Thursday, 5 May 2022

Big fun in prospect as festival season starts

Well, Easter is past and spring is well and truly underway. Hope it’s looking promising for everyone so far (international calamities aside, of course). All I can say is thank Heaven the festival and convention season is almost upon us. Today’s blog therefore, is all about that.

I’ll be telling you where I am as the big events unfold, what I’ll be doing and who I’ll be doing it with. I’ll also be reporting on the current status of my new novel, NEVER SEEN AGAIN, which seems to be going down well (and is currently ONLY 99p on Kindle).

In addition, and because my festival schedule, as usual, winds its way across the darker end of the literary spectrum, focussing mainly on crime, thriller and horror fiction, I thought that for today’s review I ought to find a novel that perhaps has a foot in every one of those camps. As such, I settled on Ian McGuire’s extremely dark and chilling THE NORTH WATER.

It’s the sort of novel you might sometimes find on the literary fiction shelf and maybe, for that reason, ignore it. If that’s the case, don’t ignore today’s review. You’ll find it, as usual, in the Thrillers, Chillers section in the lower end of this blogpost. Seriously, no fan of dark fiction can afford to pass this novel by.

Of course, if you’re only here for the Ian McGuire review, that’s absolutely fine. Zoom on down to it straight away. Before then though, you might be interested in …

Let the conventions commence

The literary festival season is one of the joys of the writing life. Literary events, as I like to think of them, can be held at any time and in almost any place, though for the most part they tend to come thicker and faster from mid spring through to late autumn, the majority tending to congregate in the warmest months of the year, which only adds to the holiday atmosphere that often surrounds them.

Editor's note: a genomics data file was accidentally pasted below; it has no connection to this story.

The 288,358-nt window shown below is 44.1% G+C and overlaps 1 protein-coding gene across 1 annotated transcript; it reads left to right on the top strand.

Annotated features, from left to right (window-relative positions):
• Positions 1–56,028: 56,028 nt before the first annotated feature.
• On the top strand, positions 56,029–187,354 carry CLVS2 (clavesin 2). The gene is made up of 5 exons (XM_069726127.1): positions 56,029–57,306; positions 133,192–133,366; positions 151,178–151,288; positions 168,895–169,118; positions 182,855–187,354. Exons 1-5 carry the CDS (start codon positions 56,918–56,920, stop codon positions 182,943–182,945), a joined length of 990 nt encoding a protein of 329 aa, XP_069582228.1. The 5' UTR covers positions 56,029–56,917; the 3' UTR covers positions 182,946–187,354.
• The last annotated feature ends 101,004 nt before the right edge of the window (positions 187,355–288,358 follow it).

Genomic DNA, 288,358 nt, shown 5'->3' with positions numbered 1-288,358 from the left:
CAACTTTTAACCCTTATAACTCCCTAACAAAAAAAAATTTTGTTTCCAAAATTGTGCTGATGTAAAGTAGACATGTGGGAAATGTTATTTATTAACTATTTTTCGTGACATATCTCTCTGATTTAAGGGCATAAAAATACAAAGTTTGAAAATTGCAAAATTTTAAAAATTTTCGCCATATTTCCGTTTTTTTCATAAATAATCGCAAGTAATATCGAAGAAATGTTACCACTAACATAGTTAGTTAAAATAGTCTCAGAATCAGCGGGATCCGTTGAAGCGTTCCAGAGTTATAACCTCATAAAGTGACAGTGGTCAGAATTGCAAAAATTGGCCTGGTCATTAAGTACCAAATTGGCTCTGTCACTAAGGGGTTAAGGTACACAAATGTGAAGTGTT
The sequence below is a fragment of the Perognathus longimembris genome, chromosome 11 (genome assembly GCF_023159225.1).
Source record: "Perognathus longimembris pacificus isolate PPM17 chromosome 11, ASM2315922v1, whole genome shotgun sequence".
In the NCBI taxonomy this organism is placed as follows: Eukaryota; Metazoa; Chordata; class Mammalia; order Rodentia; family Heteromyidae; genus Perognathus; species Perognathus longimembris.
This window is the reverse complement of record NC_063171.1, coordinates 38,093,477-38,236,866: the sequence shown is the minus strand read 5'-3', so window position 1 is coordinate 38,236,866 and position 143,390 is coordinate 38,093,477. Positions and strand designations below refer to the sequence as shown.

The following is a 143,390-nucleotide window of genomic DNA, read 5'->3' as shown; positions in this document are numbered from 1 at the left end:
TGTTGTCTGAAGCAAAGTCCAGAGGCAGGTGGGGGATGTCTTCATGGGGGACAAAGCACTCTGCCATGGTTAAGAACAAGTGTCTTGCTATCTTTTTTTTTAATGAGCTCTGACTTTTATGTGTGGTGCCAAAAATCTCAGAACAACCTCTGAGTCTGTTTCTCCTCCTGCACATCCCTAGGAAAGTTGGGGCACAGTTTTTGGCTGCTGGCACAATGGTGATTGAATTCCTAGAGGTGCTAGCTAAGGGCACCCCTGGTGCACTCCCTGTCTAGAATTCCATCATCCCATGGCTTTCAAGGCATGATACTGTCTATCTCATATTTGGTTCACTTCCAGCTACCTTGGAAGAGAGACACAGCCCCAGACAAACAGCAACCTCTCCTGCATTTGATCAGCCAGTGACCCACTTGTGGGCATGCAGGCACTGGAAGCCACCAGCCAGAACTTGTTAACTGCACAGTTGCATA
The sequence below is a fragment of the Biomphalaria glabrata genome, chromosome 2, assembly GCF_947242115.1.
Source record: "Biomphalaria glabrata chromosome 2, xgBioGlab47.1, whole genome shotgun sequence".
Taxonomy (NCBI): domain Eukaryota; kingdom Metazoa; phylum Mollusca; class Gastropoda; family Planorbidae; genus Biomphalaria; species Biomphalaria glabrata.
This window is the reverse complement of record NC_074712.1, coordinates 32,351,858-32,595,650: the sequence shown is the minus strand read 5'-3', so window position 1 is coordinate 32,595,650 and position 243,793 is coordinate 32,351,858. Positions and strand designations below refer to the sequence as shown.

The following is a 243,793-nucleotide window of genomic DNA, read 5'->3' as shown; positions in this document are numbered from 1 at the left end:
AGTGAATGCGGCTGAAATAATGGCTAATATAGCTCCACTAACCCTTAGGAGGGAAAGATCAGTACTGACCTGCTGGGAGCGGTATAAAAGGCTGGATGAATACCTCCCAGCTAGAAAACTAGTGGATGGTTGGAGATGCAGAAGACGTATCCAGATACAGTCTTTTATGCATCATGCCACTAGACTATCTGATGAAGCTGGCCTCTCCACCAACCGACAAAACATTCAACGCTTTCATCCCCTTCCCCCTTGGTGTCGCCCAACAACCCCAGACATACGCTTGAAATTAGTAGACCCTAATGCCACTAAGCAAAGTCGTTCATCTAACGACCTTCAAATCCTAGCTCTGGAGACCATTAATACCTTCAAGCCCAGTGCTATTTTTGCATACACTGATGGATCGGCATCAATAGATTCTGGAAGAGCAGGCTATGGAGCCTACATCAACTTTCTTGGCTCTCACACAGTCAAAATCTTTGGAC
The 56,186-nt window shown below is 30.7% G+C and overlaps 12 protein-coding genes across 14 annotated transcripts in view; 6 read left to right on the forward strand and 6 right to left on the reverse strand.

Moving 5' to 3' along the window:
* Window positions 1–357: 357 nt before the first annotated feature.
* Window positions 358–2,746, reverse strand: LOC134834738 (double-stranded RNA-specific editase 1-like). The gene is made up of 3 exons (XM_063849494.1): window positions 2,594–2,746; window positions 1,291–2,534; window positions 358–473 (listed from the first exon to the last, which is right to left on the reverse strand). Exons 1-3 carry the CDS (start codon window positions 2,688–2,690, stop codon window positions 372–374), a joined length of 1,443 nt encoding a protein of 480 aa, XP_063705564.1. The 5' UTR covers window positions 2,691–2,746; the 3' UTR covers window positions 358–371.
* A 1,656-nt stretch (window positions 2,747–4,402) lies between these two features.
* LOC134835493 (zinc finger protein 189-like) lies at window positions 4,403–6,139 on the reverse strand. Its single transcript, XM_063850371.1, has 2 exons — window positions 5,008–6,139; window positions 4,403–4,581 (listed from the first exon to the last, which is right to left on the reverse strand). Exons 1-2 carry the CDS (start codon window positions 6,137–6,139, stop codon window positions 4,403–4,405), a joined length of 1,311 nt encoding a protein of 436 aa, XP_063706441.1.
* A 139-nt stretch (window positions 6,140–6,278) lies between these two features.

I’m leery of getting too excited about this year’s agenda, primarily because I don’t want to tempt fate. In 2020 of course, it was all but cancelled due to the Covid pandemic, while last year, with the virus still around, it was really only a shadow of its normal self. This year, thus far, we have what promises to be a full programme, though of course you can’t be too confident.

But if this year’s schedule actually comes to pass, and fingers crossed it will, it promises an awful lot. And I hope to be participating as fully as everyone else.

For the uninitiated, these events, which mostly tend to be held over carefully selected weekends, at specific venues – usually hotels in city centres where there is lots of immediate access to pubs, Indian restaurants and kebab shops – while not exactly centred around book-talk, usually have lots of book stuff going on because they are attended primarily by writers and readers. Invariably, there are panels, workshops, readings from new books, ‘pitch an agent’ sessions, quizzes and the like. Plus, there is almost always a Book Room, where all kinds of new releases, overseas imports and independent publications that you’re unlikely to have read about in the trade press can be had at reasonable prices.